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  Read through my blog below by simply scrolling down the entries, or check out the essays below. I've chosen ones that I particularly enjoy--maybe you will too.

Monday, December 3, 2012


Today I was cleaning the studio, as I do every Monday, and thinking about how excited I was two or three years ago to learn some rituals from the yoga tradition. I loved the powerful expressiveness of the mantras, the intricate play between sacred objects and sacred gestures, and the overall sense that I was doing something deeply meaningful and important.

Nowadays, I don't feel particularly excited by those rituals. As I vacuumed and scrubbed this morning, I realized that right now I'm interested in other rituals. These are regular sequences of actions that have a deep meaning for me. Here are some examples.

1. Every morning I get up, put a coat on over my pajamas, and take my dog out for a walk. We go out to the field behind our apartment building and I let her off the leash. We walk two times around the track and then I work on "Heel!" with her on the way back. We come home and I feed her. Then I make hot water with lemon for myself and we sit on the couch and look out the window together.

2. On Sunday afternoons I clean out the refrigerator. Then on Monday morning before work, I sit down and make a meal plan for the week and a grocery list. After I teach my Monday class, I clean the studio, then go to the grocery store, then go home for lunch. That way, during the week, my husband and I are able to eat all our meals at home.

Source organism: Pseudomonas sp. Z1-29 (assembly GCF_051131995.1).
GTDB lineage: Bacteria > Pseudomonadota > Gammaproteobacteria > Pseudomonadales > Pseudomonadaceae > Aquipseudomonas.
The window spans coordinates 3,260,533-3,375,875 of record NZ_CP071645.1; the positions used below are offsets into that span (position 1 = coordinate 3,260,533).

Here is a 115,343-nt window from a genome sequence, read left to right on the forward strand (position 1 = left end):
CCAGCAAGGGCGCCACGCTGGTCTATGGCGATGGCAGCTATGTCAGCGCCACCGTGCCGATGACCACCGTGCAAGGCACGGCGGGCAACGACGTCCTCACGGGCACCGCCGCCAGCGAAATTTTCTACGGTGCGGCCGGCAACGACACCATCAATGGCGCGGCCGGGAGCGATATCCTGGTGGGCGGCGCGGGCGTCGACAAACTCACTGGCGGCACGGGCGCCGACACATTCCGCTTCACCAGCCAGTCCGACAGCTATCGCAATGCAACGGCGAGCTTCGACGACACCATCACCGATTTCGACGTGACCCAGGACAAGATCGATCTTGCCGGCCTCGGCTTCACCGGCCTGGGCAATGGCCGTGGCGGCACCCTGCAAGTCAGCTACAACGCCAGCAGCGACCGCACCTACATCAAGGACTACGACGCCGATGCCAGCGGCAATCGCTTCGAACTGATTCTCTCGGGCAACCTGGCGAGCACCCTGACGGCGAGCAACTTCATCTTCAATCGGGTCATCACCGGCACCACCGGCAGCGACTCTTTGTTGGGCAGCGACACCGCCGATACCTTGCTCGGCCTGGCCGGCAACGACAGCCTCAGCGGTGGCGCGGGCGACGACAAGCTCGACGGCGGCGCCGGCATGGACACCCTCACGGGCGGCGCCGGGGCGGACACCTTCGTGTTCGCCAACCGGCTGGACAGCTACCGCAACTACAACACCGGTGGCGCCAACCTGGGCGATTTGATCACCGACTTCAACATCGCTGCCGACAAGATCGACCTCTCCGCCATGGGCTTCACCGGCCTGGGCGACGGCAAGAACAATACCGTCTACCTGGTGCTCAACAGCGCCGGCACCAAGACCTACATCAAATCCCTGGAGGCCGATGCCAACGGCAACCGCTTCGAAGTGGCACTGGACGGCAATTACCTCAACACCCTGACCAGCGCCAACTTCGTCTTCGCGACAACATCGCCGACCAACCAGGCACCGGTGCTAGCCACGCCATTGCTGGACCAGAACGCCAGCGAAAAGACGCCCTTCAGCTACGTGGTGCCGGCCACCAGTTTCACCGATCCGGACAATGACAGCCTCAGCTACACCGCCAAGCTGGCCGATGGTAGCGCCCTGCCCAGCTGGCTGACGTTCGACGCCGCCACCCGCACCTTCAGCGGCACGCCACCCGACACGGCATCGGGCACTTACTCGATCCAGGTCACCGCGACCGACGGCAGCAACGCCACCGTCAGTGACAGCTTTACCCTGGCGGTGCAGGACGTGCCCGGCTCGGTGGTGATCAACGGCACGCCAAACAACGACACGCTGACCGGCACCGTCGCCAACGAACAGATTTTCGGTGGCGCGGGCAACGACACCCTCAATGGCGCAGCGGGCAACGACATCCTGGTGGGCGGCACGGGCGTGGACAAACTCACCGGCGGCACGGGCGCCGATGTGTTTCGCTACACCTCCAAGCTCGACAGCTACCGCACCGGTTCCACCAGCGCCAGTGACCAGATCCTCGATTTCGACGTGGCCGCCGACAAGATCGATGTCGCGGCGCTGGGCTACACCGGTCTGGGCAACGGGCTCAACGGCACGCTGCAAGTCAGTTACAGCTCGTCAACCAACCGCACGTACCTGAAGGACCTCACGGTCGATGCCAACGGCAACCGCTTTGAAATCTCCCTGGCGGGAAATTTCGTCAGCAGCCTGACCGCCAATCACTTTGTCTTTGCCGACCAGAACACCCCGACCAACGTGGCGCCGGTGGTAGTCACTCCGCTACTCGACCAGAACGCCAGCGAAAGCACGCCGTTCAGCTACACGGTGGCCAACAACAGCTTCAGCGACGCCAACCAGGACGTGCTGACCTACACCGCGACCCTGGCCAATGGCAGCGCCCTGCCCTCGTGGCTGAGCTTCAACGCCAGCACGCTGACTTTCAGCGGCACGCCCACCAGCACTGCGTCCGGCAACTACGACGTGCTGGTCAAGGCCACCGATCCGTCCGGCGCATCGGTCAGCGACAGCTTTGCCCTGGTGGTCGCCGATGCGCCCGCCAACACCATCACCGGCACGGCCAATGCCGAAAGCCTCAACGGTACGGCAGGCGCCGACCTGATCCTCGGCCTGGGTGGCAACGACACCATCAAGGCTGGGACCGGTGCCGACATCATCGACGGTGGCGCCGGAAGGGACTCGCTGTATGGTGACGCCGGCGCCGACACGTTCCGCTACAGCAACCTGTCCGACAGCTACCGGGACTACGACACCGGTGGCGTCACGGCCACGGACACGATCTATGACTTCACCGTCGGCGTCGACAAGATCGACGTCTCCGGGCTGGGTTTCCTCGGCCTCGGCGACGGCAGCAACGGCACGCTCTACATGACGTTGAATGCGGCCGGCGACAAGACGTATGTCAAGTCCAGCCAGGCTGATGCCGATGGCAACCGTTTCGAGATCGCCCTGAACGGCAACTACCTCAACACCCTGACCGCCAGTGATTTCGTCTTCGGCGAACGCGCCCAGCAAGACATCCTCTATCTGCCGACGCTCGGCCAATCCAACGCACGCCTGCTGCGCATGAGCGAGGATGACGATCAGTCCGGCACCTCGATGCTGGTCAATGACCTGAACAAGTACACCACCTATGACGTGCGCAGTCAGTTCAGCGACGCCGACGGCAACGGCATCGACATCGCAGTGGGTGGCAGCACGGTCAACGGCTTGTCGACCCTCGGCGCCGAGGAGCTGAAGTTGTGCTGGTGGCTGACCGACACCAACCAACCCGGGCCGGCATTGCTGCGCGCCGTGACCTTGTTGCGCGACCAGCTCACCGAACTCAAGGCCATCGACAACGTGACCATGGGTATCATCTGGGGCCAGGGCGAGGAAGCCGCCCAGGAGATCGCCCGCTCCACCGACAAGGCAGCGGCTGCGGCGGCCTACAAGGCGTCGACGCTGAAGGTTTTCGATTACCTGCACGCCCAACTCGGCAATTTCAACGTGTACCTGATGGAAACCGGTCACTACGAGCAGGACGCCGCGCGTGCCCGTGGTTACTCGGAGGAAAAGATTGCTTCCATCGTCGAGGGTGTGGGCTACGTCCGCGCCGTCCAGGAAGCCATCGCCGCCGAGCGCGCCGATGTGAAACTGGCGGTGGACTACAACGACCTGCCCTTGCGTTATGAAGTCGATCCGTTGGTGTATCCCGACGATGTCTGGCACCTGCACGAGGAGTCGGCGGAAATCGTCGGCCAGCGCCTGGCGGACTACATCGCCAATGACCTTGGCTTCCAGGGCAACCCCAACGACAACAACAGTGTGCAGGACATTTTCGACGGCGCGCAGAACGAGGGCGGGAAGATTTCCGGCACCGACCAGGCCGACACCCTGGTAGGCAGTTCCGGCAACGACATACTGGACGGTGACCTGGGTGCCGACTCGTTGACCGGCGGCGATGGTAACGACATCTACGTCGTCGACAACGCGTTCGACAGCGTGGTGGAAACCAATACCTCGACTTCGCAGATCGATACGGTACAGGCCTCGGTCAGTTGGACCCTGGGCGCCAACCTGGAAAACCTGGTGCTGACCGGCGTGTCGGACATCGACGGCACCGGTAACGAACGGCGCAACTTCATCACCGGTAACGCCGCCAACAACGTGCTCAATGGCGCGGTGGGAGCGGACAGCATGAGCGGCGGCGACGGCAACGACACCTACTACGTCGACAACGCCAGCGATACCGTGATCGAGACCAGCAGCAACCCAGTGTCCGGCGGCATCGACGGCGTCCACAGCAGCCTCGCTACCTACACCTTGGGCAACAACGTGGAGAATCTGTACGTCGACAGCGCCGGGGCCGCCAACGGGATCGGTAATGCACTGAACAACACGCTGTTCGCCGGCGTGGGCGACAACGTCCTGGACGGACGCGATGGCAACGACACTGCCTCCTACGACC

3. Here's how I clean the studio: first I use the little round attachment on the vacuum to clean all the baseboards (people have their faces down there in forearm stand), the windowsills, and the puja (including the murtis). Then I vacuum the middle of the floor and the sheepskin that is the teacher's seat.  While I vacuum, my hubby sweeps out the cubbies, washes the windows, and empties the trash. I swiffer the floor and stack the props neatly. We clean the bathrooms and then we're done.

Pretty dull, and yet these rituals give my life shape and meaning. When I walk my dog I feel full of love and delight. I love seeing that white dog running across the green field! When I plan and create meals for my family I feel grateful that I have the means to eat whatever I want, and the discipline to support my health with the choices I make. When I clean the studio I feel satisfied and contented that my staff and our students are going to have a beautiful space in which to practice our passion. I literally whistle while I work! (Just so you don't confuse me with a Disney character--I spend plenty of time cursing, gnashing my teeth, and acting like an asshole in other situations.)

It's really true...the mundane is sublime.